Pakistan-India train service resumes as border tensions ease

A young passenger from Pakistan waves to media from the Samjhauta Express train as it arrives in Atari, India, Monday, March 4, 2019. A Pakistani railway official said the key train service with neighboring India has resumed in another sign of easing tensions between the two nuclear-armed rivals since a major escalation last week over disputed Kashmir region. (AP Photo/Prabhjot Gill)

A key train service between India and Pakistan has resumed and schools in Pakistani Kashmir have reopened in another sign of easing tensions since a major escalation last week over the disputed Kashmir region

LAHORE, Pakistan — A key train service with neighboring India resumed and schools in Pakistani Kashmir opened Monday in another sign of easing tensions between the two nuclear-armed rivals since a major escalation last week over the disputed Kashmir region.

Pakistan Railways spokesman Ejaz Shah said the train service, known as the Samjhauta Express, left the eastern city of Lahore for India's border town of Atari, with some 180 passengers on board.

Pakistan suspended the train service last week as tensions escalated following India's airstrike on Tuesday inside Pakistan. India said it targeted militants behind a Feb. 14 suicide bombing in Indian-controlled Kashmir that killed 40 Indian troops.

Pakistan retaliated, shooting down a fighter jet the next day and detaining its pilot, who was returned to India two days later.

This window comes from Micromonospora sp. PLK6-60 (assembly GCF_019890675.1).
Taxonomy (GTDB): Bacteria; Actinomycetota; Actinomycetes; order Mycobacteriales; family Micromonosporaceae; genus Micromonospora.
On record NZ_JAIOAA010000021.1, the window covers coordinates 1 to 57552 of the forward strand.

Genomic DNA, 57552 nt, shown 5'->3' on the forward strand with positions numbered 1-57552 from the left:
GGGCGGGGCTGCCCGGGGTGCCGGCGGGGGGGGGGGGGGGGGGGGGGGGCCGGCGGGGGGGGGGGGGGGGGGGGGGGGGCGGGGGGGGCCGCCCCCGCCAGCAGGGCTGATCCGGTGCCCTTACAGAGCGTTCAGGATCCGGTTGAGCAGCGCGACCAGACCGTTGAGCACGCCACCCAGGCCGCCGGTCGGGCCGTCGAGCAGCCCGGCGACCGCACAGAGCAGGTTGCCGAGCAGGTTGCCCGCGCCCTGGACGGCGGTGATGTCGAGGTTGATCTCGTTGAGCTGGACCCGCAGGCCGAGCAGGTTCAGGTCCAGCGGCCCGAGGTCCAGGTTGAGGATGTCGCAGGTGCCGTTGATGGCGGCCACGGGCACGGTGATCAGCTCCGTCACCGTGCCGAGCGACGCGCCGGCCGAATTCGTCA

Also Monday, schools in Pakistan-controlled Kashmir opened after seven days of closure amid the heightened tensions.

Raja Jaleel, head teacher at a secondary school in Chakothi, which is close to the Line of Control border in the disputed region, said classes resumed but attendance was thin.

He lauded the courage of the students who attended, as many of the area's parents are keeping their children home for their safety.

"We have started our day with prayers for peace," said the head teacher, adding that the students also chanted slogans in support of the army.

Schools were closed when Indian and Pakistani troops were trading fire across the Line of Control. At least eight civilians and two soldiers have been killed in Pakistani-controlled Kashmir since tensions soared following India's airstrike last Tuesday.

The reopening of schools on the Pakistani side of Kashmir and the resumption of the train service amid the lull in the crossfire for the second consecutive day suggests that the two nuclear-armed rivals have heeded international calls to exercise restraint. But Pakistan hasn't yet opened its airspace for flights to or from the east.

Senior civil aviation official Aamir Mahboob said that there was "no change yet in our aviation policy toward east but the west corridor is open for all flights."

After the suicide bombing on Feb 14 in the Pulwama district of Indian-controlled Kashmir, Indian jets crossed into Pakistani Kashmir and then into the Balakot section of Khyber Pakhtunkhwa province where they dropped bombs. India claimed its jets struck the militants behind the Pulwama attack. Pakistan denied that any such militant base existed in the area or that was hit by jets. Next day Pakistan shot down two Indian jets and detained a pilot who landed on the Pakistani side. He was handed back to India in a gesture of peace two days later.

Kashmir has been divided between India and Pakistan since their independence from British rule in 1947. Both countries claim the territory in its entirety and have fought two of their three wars over it. The rivals struck a cease-fire deal in 2003 but regularly trade cross-border fire.

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Mughal reported from Muzaffarabad, Pakistan. Associated Press writer Zarar Khan in Islamabad contributed to this report.

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